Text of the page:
Reminder: MSE PhD Oral Examination: Yi Wei Chen (Wednesday, June 8th @ 3:15 PM in Packard 101)

Vincent Yi Wei Chen chenyw at stanford.edu
Tue Jun 7 13:56:28 PDT 2011


University PhD Dissertation Defense

*Atomic Layer Deposited Metal Oxides for Semiconductors Used in Aqueous 
Solutions*

(Vincent) Yi Wei Chen

Department of Materials Science and Engineering

Advisor:Prof.Paul C. McIntyre

When:*Wednesday, June 8th2011, 03:15 pm*(Refreshments at3:00pm)
Where:*Packard 101*
http://campus-map.stanford.edu/index.cfm?ID=04-030

In recent years, atomic layer deposition (ALD) has become a popular 
technique to deposit ultra-thin films with superior conformality and 
thickness control. Because of its unique surface adsorption-limited 
mechanism and the resulting capability of deposition at low temperatures 
and moderate pressures, ALD has found industrial applications in field 
effect transistor fabrication and coating of multilayer interconnection 
metallization.In this work, I have explored the potential of ALD-grown 
metal oxide layers in applications beyond typical electronics 
technologies. In particular, this research has focused on using 
ALD-grown metal oxides to enhance the performance and stability in 
aqueous solutions of biomolecular sensors and semiconducting anodes for 
photoelectrochemical fuel synthesis.

In the biosensing application, we have replaced the SiO_2 gate 
dielectric material typically used in high sensitivity 
bio-field-effect-transistors (bioFET) with high dielectric constant 
HfO_2 . The SiO_2 bioFET gate dielectric suffers from poor stability and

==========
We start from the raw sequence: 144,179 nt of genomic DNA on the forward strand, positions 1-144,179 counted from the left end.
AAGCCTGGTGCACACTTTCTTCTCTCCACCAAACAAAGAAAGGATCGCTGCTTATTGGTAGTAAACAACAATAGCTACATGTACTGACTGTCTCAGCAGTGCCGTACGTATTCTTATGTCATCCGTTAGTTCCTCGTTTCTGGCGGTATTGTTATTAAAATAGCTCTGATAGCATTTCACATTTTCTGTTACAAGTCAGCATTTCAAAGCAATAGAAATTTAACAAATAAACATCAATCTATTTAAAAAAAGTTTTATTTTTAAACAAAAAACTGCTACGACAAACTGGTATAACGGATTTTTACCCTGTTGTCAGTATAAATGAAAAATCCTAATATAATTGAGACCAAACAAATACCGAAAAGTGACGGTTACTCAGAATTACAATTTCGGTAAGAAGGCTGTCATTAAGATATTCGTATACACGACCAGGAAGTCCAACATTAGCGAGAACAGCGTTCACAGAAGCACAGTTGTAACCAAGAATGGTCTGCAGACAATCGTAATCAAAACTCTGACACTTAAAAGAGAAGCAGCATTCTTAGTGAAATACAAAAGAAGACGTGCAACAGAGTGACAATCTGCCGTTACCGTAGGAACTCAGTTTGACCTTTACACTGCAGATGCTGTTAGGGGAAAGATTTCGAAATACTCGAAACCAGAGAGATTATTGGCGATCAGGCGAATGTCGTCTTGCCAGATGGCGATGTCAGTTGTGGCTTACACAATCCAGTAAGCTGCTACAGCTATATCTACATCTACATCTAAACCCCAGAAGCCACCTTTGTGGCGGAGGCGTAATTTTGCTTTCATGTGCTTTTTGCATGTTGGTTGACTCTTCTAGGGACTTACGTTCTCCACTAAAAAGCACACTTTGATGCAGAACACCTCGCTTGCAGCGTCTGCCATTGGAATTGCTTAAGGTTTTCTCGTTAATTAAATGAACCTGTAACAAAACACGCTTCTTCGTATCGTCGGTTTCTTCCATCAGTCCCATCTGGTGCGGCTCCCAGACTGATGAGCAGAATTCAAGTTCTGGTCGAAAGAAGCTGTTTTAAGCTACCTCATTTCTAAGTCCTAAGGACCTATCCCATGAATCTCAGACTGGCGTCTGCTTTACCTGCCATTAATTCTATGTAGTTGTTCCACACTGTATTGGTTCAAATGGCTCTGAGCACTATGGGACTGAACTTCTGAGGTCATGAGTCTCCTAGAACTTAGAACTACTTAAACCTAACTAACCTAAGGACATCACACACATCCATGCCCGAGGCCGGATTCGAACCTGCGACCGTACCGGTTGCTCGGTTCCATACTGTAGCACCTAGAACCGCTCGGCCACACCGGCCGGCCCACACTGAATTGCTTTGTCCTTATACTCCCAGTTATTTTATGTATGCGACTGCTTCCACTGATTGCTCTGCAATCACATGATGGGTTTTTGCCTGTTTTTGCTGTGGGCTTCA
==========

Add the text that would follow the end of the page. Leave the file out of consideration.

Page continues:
non-ideal dielectric response at the very small physical thicknesses 
required to achieve high sensitivity. ALD-grown HfO_2 , on the other 
hand, is capable of providing high capacitance density with a physically 
thicker dielectric layer, thanks to its large dielectric constant. With 
the ALD-HfO_2 gate dielectric, biosensor switching behavior was 
demonstrated using capacitance-voltage measurements in water, while at 
the same time maintaining the desired high capacitance. In addition, we 
have verified bio-functionalization of the HfO_2 film surface with 
biotin molecules via photoelectron spectroscopy, and detected 
streptavidin and avidin binding with capacitance-voltage analysis and 
molecular AFM imaging methods respectively.

For the solar fuel synthesis, we have studied the behavior of ALD-TiO_2 
tunnel oxides that can protect heretofore unstable semiconductors, such 
as Si, used as photoanodes in water splitting. For several decades, 
intense research effort has been devoted to identifying an efficient 
photoelectrochemical cell for oxidizing water under solar 
illumination.The resulting hydrogen and oxygen can be used to store 
energy from the intermittent terrestrial solar resource renewably, using 
water as a feedstock. However, photoanode materials choices have always 
been limited because the water oxidation half reaction at the anode 
surface is highly corrosive and requires large overpotentials. As a 
result, only oxidation-stable wide bandgap semiconductors such as TiO_2 
and Fe_2 O_3 have been used as the photoanode.These photoanodes exhibit 
poor efficiency, however, because of their large bandgaps. Lower bandgap 
semiconductors, such as Si, are capable of absorbing solar light much 
more efficiently, but are easily corroded during water oxidation. In 
this work, a silicon photoanode was passivated by a thin and 
pinhole-free layer of ALD-TiO_2 such that efficient light absorption in 
the Si and the chemical stability of the TiO_2 can be exploited at the 
same time. This ALD-grown nanocomposite photoanode has been demonstrated 
to perform water oxidation with low overpotentials, while at the same 
time maintaining good stability with hours of continuous operation. The 
tunneling of electronic carriers through the thin ALD-TiO_2 , required 
to sustain high oxidation rates, has also been investigated by varying 
the TiO_2 thickness.

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